By February 23, 2014 Read More →
Moving Can Be Greener Than You Think

Moving Can Be Greener Than You Think

Moving across the country isn’t the greenest thing, but it doesn’t have to be a total gas guzzler. You can incorporate some green practices into your move, ensuring it’s as Earth-friendly as possible. Follow these steps to green your move, and assert yourself as an Earth-first traveler. Plus, you’ll pick some tips up along the way, learning about some inexpensive ways to store your personal things , as well as how to save by recycling packing materials. Step 1 – Organize and Reduce You should not attempt to take it all with you. The more you plan to take, the more boxes you’ll need. On average, moving requires 60 boxes, which is the equivalent of a half-ton tree. If you can cut that down, even by just a few boxes, you’re saving trees. What’s greener than that? Reducing your move won’t be easy. You’ll have to let go of old items you don’t actually need, but which have sentimental value. Grab some post-it notes and begin tagging items. Create three categories: sell, donate, and keep. Then, organize these items into piles. At the end, you’ll likely have more in the keep category than any other category. Unfortunately, it isn’t green to [...]

By February 23, 2014 Read More →

Green Home

How Does Solar Power Work?

How Does Solar Power Work?

Diagram on How Does Solar Power Work Solar panels, or solar modules as they are sometimes called, are typically installed on the roof. These solar panels are made up of photovoltaic (PV) cells, which convert sunlight into direct current (DC) power. The DC power from the solar panels is sent to an inverter, where it is converted into alternating current (AC) power, or standard electrical current used in your home. Electrical Panel AC power travels from the inverter to the electrical panel, often called a breaker box. This power is now ready to use in your home. Utility Meter The utility meter continually measures your electrical supply; when your solar power system produces more power than you need, the meter literally spins backward, accumulating credits with the utility company that will offset your next bill. Utility Grid Your home remains connected to the utility grid to supply you with electricity when you need more power than your solar power system has produced, such as at night. SolarGuard ® Solar Production Monitoring SolarGuard allows you and SolarCity to continuously monitor energy production and make sure your system is running smoothly. If production levels drop below normal, SolarCity will alert you [...]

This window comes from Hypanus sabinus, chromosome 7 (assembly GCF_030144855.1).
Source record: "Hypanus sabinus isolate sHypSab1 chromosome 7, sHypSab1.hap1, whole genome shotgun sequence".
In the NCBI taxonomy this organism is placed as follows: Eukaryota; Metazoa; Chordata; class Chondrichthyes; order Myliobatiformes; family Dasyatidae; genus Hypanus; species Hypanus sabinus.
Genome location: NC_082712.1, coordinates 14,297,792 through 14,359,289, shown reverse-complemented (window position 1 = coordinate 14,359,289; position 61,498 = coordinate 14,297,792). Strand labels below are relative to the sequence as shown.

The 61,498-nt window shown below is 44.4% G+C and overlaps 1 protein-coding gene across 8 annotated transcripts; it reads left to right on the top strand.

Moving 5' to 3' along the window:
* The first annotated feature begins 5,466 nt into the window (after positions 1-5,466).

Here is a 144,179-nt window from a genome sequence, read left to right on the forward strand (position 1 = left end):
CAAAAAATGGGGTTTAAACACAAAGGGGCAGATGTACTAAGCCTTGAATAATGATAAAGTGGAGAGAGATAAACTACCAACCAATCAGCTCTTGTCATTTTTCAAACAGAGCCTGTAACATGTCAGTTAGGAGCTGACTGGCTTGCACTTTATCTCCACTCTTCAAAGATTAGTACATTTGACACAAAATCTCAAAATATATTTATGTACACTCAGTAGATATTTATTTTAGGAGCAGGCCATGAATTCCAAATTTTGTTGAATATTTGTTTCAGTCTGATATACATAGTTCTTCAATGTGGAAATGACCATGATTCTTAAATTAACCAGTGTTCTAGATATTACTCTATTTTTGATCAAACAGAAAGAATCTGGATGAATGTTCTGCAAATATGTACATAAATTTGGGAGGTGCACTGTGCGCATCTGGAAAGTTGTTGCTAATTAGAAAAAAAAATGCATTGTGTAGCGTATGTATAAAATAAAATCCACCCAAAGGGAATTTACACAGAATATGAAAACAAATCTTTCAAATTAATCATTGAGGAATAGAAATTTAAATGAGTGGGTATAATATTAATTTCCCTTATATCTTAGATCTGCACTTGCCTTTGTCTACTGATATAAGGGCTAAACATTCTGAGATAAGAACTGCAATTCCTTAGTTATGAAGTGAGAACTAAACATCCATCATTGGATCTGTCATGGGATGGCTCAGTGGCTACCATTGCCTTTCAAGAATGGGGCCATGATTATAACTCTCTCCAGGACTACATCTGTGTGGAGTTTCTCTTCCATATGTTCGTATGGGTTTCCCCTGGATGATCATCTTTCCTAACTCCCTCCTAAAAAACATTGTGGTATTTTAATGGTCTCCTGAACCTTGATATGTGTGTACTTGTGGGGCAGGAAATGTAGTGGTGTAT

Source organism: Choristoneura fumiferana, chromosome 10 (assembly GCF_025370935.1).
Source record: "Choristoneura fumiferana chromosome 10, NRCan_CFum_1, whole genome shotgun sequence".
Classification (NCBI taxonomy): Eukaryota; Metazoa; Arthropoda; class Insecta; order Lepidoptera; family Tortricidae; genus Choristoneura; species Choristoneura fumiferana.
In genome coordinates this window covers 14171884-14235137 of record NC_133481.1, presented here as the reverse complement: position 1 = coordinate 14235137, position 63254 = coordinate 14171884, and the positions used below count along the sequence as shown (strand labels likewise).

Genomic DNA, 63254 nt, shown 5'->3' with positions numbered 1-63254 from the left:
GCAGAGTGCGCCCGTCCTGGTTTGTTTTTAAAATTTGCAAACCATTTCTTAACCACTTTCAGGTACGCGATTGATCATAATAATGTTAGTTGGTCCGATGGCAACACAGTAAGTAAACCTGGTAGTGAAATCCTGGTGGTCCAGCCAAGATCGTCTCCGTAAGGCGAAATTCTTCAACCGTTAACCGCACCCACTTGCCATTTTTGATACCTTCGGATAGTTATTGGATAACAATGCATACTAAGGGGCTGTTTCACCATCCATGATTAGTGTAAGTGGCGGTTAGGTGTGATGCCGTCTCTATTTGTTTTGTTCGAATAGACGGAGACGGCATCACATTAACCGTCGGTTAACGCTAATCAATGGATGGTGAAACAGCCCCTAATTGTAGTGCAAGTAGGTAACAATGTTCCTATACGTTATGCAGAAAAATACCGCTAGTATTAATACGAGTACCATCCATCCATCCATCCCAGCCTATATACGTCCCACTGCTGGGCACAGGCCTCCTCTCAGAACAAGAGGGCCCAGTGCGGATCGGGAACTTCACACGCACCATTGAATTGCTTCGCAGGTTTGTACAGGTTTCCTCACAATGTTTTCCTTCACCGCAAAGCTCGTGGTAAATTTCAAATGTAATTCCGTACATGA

By February 23, 2014 Read More →
Five Low Cost Eco-Freindly Improvement Projects

Five Low Cost Eco-Freindly Improvement Projects

The first place many families seek to improve in their home is the kitchen. That means replacing old energy-guzzling appliance with Energy Star appliances. They may cost a little more to purchase but can easily save you hundreds of energy dollars. Some appliances, like an energy-efficient hot water heater, may qualify for a tax credit in your state.

Other ways to make your kitchen greener—regardless of its color—include:

• Using recycled or renewable materials for the countertops, such as granite, marmoleum, or bamboo.

• For flooring, use cork, bamboo, or marmoleum. See our recent articles on these materials by clicking here and here [...]

Health and Wellness

Fighting Depression with Natural Remedies

Fighting Depression with Natural Remedies